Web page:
“We still have borders, but I consider myself a citizen of the world,” he said.

Auger-Aliassime was nearly as good as anyone on this planet in the primary six weeks of the 12 months, leading Canada to the championship of the ATP Cup, attending to match point against Daniil Medvedev (the eventual finalist) within the Australian Open quarters, then seemingly breaking through by winning the Rotterdam Open, his first title.

Nadal and Federer are invested in his success. Auger-Aliassime occasionally trains at Nadal’s academy in Majorca, working with Nadal’s uncle and former coach, Toni Nadal. Federer texted Auger-Aliassime in February when he finally won his first tournament. “I’m glad for you, well done,” Federer wrote.

But more downs than ups have followed, with early losses on hardcourts, that are alleged to be his best surface, after which on clay in Marrakesh, Monte Carlo and Estoril, Portugal, where he was the highest seed.

“After January, we didn’t expect the losses, but we all know consistency may be very difficult,” said Frédéric Fontang, Auger-Aliassime’s coach since 2017. “He does have a capability to soak up and continue to learn and at all times do his best, and that’s the first talent that a top player should have.”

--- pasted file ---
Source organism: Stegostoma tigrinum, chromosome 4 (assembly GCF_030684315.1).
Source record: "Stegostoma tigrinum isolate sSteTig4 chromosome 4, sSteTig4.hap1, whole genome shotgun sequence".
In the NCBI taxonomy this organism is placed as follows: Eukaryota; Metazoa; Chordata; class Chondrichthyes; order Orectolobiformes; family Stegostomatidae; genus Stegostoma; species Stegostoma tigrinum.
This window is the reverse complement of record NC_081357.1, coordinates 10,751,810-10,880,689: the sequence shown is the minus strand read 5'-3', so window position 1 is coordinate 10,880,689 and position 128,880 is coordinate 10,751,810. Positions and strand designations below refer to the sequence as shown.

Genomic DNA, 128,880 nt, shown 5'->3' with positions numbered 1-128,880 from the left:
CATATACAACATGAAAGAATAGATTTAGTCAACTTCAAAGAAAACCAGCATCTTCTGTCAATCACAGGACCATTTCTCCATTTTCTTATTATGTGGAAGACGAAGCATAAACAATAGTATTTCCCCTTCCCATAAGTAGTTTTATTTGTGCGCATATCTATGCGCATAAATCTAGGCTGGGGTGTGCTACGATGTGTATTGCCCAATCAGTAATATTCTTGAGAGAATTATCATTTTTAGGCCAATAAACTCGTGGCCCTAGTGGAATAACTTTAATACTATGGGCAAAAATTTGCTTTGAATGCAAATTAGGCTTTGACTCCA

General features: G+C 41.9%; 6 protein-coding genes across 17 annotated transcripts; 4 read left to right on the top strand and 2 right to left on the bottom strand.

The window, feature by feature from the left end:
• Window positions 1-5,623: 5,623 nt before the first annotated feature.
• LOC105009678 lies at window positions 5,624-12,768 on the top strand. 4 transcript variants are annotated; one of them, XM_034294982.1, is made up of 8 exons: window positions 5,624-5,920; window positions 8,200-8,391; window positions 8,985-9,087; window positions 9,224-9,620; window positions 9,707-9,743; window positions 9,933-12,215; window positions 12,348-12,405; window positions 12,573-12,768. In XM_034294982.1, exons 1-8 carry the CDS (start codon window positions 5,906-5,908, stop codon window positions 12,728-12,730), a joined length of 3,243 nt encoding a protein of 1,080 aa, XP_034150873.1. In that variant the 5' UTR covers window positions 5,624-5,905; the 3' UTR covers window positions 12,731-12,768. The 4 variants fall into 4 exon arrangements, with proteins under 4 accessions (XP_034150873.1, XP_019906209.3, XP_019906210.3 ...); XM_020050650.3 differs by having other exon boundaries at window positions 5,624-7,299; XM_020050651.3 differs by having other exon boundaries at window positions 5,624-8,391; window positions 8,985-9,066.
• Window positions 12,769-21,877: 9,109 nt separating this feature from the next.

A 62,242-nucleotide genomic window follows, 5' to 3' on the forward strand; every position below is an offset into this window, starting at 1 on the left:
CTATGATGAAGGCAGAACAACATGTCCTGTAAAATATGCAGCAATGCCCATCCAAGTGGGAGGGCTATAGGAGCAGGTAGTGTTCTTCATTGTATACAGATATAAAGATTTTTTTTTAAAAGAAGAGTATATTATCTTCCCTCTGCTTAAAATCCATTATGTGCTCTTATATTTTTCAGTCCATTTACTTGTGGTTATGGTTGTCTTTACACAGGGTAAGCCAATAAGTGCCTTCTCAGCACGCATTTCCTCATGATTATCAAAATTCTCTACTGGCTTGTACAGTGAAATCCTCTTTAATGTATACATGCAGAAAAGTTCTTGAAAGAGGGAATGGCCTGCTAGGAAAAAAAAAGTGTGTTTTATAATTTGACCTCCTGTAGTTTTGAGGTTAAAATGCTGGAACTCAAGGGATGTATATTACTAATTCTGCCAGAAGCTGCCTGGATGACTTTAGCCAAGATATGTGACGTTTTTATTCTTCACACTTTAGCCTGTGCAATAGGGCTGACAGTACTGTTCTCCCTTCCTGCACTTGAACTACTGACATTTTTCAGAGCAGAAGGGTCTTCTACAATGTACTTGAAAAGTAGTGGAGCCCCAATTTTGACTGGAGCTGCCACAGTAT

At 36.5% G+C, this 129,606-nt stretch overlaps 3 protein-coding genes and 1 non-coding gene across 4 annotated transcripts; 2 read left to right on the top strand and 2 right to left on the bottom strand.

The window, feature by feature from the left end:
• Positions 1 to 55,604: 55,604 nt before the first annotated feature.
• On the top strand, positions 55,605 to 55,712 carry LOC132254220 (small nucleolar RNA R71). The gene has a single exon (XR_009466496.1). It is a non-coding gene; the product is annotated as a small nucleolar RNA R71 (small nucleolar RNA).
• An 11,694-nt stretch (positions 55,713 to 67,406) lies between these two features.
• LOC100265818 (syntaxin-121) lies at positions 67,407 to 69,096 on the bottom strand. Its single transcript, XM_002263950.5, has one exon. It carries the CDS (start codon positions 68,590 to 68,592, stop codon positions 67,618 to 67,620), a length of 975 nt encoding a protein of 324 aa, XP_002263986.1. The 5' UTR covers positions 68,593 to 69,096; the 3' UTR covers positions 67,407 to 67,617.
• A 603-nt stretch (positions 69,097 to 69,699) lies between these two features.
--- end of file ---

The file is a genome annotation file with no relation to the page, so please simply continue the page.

That is the best way it has at all times been for Auger-Aliassime, ever since his father, Sam Aliassime, a tennis coach in Quebec, introduced him to the game when he was a boy. Aliassime coached his son until he was 13. Auger-Aliassime then moved to Montreal to coach with Canada’s suddenly vibrant development program.

Borfiga first saw Auger-Aliassime play as a 6-year-old, however it was 4 years later that his potential became apparent. Borfiga said he already had a “heavy ball,” a term tennis coaches and players use to explain someone whose strokes naturally produce shots that blend power and spin in a way that makes them difficult to return.

Auger-Aliassime said he began to understand how good he might at some point be when he won a global junior tournament in Auray, France, when he was 11.

“From then on, the idea was there,” he said.